John Chuks Anyim
Non-Governmental Organisation (NGO), Search for Common Ground says it debunked at least 55,000 rumours during the COVID-19 pandemic in Nigeria.
This was made known during the closeout and dissemination event on the “Working together against Corona Project” which is funded by the European Union (EU) through the Instrument Contributing to Stability and Peace (IcSP).
Sher Ali Nawaz, Country Director, Search For Common Ground said the COVID-19 pandemic is only a health emergency but a threat to peace and security. This, according to him, is the reason why Search embarked on the project to strengthen access to information both online and offline on COVID-19, to mitigate the harmful effect of the crisis on social cohesion, stability and ongoing conflicts across the country.
Nawaz reiterated that countries must learn from the implementation of the project, explaining that pandemics may be inevitable in future.
The Country Director explained that the project was divided primarily into two parts. One part, he said, “is to counter the misinformation and disinformation by establishing Early Warning and Early Response in the digital space. This system was cutting edge, this included social listening, digital listening and countering it with key messages of peace and stability”.
Giovanni Squadrito, Head of the regional team for foreign policy instruments covering West and Central Africa, informed that the mandate of the team in the African region and Lake Chad was to checkmate the various misinformation and disinformation capabilities causing instability in the region.
“We were facing many social and socio-economic challenges. Misinformation was circulating, so we decided to respond to this crisis from the information and communication point which is a major angle. That is why we started this project with Search for Common Ground and other partners to provide reliable and trusted information using various media platforms,” Squadrito said.
“This contributed, and stopped the health crisis from becoming a bigger crisis as well as safeguarding the social cohesion, ” he added.
Joy Baiye, while giving an overview of the project, said Search trained journalists, bloggers and other relevant stakeholders on how to identify and report rumours on COVID-19 daily.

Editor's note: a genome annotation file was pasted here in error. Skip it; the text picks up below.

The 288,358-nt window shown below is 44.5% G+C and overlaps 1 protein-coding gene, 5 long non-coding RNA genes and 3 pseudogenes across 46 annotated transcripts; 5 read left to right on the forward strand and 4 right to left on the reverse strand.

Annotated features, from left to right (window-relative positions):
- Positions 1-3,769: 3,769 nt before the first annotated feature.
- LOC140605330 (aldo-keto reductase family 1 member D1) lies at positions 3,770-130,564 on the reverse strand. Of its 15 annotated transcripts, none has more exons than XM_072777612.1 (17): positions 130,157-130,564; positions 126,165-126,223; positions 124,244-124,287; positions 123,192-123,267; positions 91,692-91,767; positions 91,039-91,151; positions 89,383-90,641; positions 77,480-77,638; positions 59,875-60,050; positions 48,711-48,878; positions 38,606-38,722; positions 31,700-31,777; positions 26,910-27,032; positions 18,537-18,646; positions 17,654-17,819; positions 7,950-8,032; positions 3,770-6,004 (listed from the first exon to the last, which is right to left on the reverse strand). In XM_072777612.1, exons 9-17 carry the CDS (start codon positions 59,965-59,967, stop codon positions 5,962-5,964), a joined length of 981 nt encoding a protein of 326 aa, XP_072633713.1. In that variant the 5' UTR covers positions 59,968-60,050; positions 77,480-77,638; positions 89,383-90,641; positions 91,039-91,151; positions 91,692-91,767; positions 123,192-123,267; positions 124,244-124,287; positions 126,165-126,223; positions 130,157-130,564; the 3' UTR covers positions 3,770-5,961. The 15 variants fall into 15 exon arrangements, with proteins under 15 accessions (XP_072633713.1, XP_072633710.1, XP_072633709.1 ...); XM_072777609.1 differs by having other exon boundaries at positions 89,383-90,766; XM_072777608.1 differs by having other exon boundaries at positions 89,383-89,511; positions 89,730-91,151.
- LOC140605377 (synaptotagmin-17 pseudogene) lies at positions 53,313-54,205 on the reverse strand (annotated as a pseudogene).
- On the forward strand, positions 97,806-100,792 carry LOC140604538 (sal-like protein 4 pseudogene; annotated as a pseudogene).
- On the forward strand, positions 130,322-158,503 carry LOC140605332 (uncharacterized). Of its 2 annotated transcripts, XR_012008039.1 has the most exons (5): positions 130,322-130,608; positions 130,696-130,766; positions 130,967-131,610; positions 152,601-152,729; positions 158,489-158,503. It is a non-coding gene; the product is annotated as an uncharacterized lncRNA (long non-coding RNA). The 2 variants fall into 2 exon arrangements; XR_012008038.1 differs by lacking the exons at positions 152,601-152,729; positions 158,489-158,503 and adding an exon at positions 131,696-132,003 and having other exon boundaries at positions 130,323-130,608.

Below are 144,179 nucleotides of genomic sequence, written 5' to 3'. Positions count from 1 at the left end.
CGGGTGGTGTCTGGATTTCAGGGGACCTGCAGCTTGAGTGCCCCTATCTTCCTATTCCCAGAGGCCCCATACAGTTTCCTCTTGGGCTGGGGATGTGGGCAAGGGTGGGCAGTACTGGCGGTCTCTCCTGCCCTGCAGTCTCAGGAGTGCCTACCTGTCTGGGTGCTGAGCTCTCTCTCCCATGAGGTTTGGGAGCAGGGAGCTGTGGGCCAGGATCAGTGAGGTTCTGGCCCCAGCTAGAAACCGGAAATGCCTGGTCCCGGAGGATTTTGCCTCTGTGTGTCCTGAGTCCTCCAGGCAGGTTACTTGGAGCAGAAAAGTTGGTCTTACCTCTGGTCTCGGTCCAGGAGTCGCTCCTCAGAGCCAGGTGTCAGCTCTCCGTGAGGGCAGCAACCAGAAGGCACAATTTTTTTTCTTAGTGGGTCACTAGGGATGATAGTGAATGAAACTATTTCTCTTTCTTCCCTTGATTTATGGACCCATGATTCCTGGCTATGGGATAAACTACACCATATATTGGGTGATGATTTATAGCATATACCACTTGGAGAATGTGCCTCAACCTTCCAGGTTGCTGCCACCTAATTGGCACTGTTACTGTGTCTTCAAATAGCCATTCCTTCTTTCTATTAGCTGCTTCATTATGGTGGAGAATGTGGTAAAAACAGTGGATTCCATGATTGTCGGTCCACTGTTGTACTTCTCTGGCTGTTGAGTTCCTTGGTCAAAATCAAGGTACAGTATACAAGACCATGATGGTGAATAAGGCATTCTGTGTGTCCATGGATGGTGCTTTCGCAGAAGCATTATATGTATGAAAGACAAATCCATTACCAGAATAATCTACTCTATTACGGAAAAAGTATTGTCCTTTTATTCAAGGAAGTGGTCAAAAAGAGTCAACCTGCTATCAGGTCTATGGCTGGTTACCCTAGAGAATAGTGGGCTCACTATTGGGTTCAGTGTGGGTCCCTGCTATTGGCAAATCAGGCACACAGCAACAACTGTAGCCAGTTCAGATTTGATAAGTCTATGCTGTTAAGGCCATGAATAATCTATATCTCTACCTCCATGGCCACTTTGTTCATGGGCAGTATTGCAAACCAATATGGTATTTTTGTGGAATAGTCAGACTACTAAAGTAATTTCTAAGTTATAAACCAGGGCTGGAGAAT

“We engaged and trained key informants in communities to recognise relevant rumours and how to report them. We conducted a real-time social media platform to understand what people are saying about COVID-19 daily. At the end of the project, we tracked 55,000 rumours across social media platforms.
“We also trained journalists on how to identify rumours. We have a rumours log where they log in to these rumours and provide alternate messages. For persons in rural communities, who were not online, For people who are not online in rural communities and were exposed to rumours, we brought toll-free lines for these communities and communities that do not have radio access or have poor radio signals. ”
Baiye said reaching communities that were not online was a challenge during the pandemic as identified by the Nigeria Centre for Disease. “Some of them had funny information that was not online. She said the programme successfully reached people without access to the Internet and countered the ‘funny messages they were already exposed to.
Director-General, National Orientation Agency (NOA), Garba Abari commended Search for Common Ground and the EU for implementing the -Working together against corona project’ in Nigeria.
He said the Agency is willing to go into partnership with Search for Common Ground for a mutual collaboration stemming out of the ‘Working Together against Corona’ Project. “In particular, we look forward to working with the social media influencers who have been trained and engaged by Search on the project leading to mutual utilization of the knowledge, learning, and improved capacities between both organizations, “he said.
“Specifically, we will work with Search for Common Ground in the scanning of the digital information ecosystem including tracking of hate speech, misinformation and rumour management leading to the production of snapshots and bulletins for the next 3 months in the first instance,” he added.
Search is one of the world’s largest dedicated international peacebuilding and conflict transformation organizations. Since 1982, Search has led programs around the world to help societies channel their differences away from adversarial approaches and towards collaborative solutions. From 2004, Search has implemented programs in Nigeria through a multifaceted set of activity streams focused on supporting community peace architecture, media programming, conflict analysis and capacity building.
From August 2020 to March 2022, Search is implementing a multi-country EU IcSP funded “Working together against Corona” project in Nigeria, Kenya, Tanzania and Uganda. Through the Project, Search supported a conflict-sensitive response to the COVID-19 pandemic that prevents further deterioration of social cohesion in fragile contexts. Across Nigeria’s six geopolitical zones, Search contributed to increasing the effectiveness and conflict sensitivity of COVID-19 response through real-time analysis of the impact of the pandemic on the conflict dynamics, production and dissemination of accurate, culturally accepted and trustworthy information through the traditional and digital new media.